Telling a young girl she can’t wear what she wants because it’s not appropriate encourages the idea that men’s reactions should dictate society’s norms, and that all women are meta-Eves, tempting and ensnaring men with our sultry-eyed gaze. My parents’ culture is steeped in patriarchy, in the philosophy of the one-step machismo machine, where there is just one kind of man, and two kinds of women: the angel and the whore. These limited ideas of masculinity breed men who want ownership of women.

Fariha Roison (via girl-violence)

(via ifveniceissinking)

hermione:

I did not kill my wife. I am not a murderer.

Gone Girl (2014), dir. David Fincher

(via charliestokers)

Sandro Botticelli, PRIMAVERA (1482)

(via allwinksandsmiles)

dear friends, here is a brief psa

kittydesade:

westerosbaptistchurch:

things that do not make you a man:

  • genital configuration

things that do make you a man:

  • inability to slay the witch-king of angmar

(via gedankenspruenge)

c0ssette:

Fra Angelico,The Annunciation (details)

(via yawnyatheapocalypse)

These are the soul’s changes. I don’t believe in ageing. I believe in forever altering one’s aspect to the sun. Hence my optimism.

Virginia Woolf, from her diaries (via airwalker)

Places I’d sell my body for a visit: Greece +

(via ifveniceissinking)

The daily routine of most adults is so heavy and artificial that we are closed off to much of the world. We have to do this in order to get our work done. I think one purpose of art is to get us out of those routines. When we hear music or poetry or stories, the world opens up again.

Ursula LeGuin (via nathanielstuart)
Title: The Rains of Castamere Artist: Sigur Rós 244,222 plays

Sigur Rós cover The Rains of Castamere for Season 4 of HBO’s Game Of Thrones

And so he spoke, and so he spoke,
that Lord of Castamere,
But now the rains weep o’er his hall,
with no one there to hear.
Yes now the rains weep o’er his hall,
and not a soul to hear.

(via nobodyshippie)

Elizabeth I, The Phoenix Portrait (detail), Nicholas Hilliard, 1575

(via mashamorevna)

Just how accurate are the memories that we know are true, that we believe in?

The brain abhors a vacuum. Under the best of observation conditions, the absolute best, we only detect, encode and store in our brains bits and pieces of the entire experience in front of us. When it’s important for us to recall what it was that we experienced, we have an incomplete [memory] store, and what happens?

Below awareness, without any kind of motivated processing, the brain fills in information that was not there, not originally stored, from inference, from speculation, from sources of information that came to you, as the observer, after the observation. But it happens without awareness such that you aren’t even cognizant of it occurring. It’s called ‘reconstructed memory.’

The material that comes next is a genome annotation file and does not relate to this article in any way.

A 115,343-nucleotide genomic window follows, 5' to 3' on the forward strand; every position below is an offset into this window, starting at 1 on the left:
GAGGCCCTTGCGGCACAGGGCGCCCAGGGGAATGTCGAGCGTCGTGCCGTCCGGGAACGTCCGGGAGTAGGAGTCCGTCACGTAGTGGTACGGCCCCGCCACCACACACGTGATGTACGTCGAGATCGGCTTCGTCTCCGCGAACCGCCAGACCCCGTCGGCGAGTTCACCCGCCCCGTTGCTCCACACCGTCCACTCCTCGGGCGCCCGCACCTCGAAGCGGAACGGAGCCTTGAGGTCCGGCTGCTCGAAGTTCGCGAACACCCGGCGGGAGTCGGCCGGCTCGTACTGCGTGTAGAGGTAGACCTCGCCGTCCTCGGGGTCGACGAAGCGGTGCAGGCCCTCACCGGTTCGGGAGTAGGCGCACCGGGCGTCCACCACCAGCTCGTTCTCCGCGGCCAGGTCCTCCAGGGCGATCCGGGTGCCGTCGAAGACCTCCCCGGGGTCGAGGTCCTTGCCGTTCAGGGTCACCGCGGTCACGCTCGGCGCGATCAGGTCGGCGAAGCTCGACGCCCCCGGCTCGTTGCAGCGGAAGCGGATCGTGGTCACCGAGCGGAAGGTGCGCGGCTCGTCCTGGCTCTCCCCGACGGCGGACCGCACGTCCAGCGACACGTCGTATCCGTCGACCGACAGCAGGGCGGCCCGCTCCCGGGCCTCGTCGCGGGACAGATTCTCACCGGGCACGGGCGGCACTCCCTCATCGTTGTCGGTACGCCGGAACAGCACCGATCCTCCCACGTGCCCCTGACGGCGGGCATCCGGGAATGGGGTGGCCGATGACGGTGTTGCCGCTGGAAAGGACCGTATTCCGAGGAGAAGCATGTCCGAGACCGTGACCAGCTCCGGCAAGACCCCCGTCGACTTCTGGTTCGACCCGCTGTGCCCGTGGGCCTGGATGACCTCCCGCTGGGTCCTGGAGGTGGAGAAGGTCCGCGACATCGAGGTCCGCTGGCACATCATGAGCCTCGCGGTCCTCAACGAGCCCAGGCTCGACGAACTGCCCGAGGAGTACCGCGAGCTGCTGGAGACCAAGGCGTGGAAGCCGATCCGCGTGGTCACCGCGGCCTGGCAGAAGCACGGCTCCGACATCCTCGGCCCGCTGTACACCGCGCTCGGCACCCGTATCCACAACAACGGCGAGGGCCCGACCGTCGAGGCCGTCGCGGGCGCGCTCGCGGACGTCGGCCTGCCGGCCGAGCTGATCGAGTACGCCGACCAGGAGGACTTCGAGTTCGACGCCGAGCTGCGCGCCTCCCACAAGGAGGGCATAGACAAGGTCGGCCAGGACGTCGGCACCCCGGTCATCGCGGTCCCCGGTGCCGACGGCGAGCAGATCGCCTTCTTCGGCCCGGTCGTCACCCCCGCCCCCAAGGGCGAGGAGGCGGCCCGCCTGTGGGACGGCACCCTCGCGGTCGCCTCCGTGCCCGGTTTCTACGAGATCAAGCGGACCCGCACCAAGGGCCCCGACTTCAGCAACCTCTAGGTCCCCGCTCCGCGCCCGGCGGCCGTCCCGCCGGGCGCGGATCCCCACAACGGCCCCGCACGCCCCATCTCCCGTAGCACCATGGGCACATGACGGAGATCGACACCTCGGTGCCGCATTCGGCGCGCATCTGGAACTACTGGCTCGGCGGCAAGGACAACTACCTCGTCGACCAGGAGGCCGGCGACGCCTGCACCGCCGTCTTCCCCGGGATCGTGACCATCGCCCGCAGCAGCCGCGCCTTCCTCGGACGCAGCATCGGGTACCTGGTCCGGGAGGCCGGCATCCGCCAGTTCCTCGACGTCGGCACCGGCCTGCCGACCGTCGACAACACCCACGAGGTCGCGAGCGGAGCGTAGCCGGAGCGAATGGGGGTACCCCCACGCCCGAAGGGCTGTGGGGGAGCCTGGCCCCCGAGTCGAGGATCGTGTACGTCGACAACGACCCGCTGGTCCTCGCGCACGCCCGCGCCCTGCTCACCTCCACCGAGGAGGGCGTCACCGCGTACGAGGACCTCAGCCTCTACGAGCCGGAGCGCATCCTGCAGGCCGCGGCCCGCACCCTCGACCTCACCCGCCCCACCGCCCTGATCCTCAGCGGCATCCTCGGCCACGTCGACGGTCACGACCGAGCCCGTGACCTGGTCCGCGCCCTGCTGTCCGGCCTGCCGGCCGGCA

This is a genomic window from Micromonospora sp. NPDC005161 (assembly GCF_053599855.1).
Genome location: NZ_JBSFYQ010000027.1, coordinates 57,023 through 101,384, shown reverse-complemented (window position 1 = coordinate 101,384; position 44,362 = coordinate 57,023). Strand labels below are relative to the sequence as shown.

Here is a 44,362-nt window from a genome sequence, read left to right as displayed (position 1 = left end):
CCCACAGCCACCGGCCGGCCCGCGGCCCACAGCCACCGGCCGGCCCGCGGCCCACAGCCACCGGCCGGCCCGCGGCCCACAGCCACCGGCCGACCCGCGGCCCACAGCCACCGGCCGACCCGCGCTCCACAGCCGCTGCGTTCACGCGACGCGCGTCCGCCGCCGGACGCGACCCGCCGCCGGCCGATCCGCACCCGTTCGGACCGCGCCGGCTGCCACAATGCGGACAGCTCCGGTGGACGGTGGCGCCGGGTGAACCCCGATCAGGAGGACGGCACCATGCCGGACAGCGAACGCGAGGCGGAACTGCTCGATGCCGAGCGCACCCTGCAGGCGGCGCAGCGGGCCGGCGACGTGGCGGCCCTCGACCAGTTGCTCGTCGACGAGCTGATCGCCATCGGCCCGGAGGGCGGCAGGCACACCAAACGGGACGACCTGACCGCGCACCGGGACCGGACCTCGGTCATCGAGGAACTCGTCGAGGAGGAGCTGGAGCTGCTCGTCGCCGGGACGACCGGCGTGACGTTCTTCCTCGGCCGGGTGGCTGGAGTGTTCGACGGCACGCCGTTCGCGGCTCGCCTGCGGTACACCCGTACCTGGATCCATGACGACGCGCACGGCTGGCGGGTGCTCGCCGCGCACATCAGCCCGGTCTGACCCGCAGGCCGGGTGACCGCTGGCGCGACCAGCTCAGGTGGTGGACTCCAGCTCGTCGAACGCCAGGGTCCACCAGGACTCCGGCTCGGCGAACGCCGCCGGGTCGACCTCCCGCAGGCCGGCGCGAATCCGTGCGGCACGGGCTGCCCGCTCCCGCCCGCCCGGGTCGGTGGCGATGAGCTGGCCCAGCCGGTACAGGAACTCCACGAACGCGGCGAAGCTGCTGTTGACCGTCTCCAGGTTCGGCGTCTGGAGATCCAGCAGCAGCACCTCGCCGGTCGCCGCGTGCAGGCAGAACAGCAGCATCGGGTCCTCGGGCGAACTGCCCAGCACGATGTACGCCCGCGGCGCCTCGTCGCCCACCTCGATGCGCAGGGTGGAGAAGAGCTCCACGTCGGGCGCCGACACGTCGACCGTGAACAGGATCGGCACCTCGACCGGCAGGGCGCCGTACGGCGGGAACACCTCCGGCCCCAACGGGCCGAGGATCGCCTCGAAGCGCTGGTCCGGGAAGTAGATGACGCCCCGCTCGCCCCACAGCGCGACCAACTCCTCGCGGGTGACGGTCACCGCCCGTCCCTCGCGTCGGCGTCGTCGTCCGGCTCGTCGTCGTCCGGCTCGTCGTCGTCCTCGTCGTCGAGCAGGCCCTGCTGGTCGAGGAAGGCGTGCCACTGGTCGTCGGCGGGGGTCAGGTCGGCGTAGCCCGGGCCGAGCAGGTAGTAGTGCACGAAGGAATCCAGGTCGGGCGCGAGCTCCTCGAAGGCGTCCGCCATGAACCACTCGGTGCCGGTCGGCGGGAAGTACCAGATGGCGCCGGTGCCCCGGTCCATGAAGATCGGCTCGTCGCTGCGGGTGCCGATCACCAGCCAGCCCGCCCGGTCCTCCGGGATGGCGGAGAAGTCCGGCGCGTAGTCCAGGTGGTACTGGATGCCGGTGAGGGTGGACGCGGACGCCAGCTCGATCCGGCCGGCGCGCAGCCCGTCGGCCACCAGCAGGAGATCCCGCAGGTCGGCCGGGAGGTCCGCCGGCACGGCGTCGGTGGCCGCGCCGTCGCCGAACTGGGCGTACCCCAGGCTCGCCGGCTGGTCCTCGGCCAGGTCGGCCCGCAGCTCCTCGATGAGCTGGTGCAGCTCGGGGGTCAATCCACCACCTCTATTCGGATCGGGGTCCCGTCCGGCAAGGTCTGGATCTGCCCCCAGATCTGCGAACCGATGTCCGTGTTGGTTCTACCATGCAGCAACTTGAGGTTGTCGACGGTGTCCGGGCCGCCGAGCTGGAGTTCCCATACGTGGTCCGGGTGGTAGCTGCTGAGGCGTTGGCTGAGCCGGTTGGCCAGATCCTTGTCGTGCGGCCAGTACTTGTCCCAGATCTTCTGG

All our memories are reconstructed memories. They are the product of what we originally experienced and everything that’s happened afterwards. They’re dynamic. They’re malleable. They’re volatile. And as a result, we all need to remember that the accuracy of our memories is not measured in how vivid they are nor how certain you are that they’re correct.

Are your memories real .. or fake? Neurophysiologist Scott Fraser says you shouldn’t be so sure that what you remember is always what actually happened. Fraser researches how humans remember crimes, and in a powerful talk at TEDxUSC, he suggests that even close-up eyewitnesses to a crime can create “memories” they couldn’t have seen.

Watch the whole talk here» (via we-are-star-stuff)

(via lore-light)

sagansense:

skunkbear:

First prize in Science’s Visualization Challenge (video category) went to this NASA video by Greg Shirah, Horace Mitchell, and Tom Bridgman. It shows Earth’s “climate engine” — the wind patterns and ocean currents that are powered by the sun.

For all who haven’t seen it, watch PBS NOVA’s ‘Earth From Space’ - a two hour feature revealing precisely how planet works, the processes that govern climate, the spacecraft which permit us this knowledge, and an understanding of our biosphere that will forever change the way you think of “home.”

(via saveusastraea)

(via nobodyshippie)

Much like the human version… depression in animals spans the full spectrum of severity, from brief and shallow periods of low mood to long and intense stretches of depression. Animals also experience the same hormonal changes that depressed humans do, including higher secretion of steroid hormones and dampened immune system function. Perhaps most interestingly and indicatively, the body clocks of depressed animals — their circadian rhythms, which we already know are of tremendous importance to human well-being — are so disrupted that they produce the same irregularities in body temperature and sleep-wake cycle seen in depressed humans.

Can pets be depressed? The science behind what every pet-owner intuits.  (via explore-blog)

romaea:

Siberian Architecture

(via cobwebshuntmyattic)